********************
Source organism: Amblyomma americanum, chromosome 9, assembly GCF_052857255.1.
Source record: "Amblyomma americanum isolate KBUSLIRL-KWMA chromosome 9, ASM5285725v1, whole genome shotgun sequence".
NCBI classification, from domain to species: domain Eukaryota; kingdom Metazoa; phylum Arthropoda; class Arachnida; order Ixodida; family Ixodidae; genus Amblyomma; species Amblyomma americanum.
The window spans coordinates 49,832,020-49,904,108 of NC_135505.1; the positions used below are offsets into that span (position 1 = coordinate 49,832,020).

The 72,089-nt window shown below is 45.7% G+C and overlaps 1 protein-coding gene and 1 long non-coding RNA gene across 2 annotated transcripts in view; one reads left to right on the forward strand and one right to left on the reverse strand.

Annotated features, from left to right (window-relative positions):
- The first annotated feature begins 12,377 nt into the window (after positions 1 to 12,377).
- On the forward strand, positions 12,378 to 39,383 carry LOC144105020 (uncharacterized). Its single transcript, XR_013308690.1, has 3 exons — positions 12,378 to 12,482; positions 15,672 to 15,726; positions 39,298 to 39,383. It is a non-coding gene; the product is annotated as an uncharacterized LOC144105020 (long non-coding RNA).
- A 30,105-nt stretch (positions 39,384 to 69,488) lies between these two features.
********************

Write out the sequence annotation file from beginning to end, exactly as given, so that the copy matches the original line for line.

Source organism: Amblyomma americanum, chromosome 9, assembly GCF_052857255.1.
Source record: "Amblyomma americanum isolate KBUSLIRL-KWMA chromosome 9, ASM5285725v1, whole genome shotgun sequence".
NCBI classification, from domain to species: domain Eukaryota; kingdom Metazoa; phylum Arthropoda; class Arachnida; order Ixodida; family Ixodidae; genus Amblyomma; species Amblyomma americanum.
The window spans coordinates 49,832,020-49,904,108 of NC_135505.1; the positions used below are offsets into that span (position 1 = coordinate 49,832,020).

The 72,089-nt window shown below is 45.7% G+C and overlaps 1 protein-coding gene and 1 long non-coding RNA gene across 2 annotated transcripts in view; one reads left to right on the forward strand and one right to left on the reverse strand.

Annotated features, from left to right (window-relative positions):
- The first annotated feature begins 12,377 nt into the window (after positions 1 to 12,377).
- On the forward strand, positions 12,378 to 39,383 carry LOC144105020 (uncharacterized). Its single transcript, XR_013308690.1, has 3 exons — positions 12,378 to 12,482; positions 15,672 to 15,726; positions 39,298 to 39,383. It is a non-coding gene; the product is annotated as an uncharacterized LOC144105020 (long non-coding RNA).
- A 30,105-nt stretch (positions 39,384 to 69,488) lies between these two features.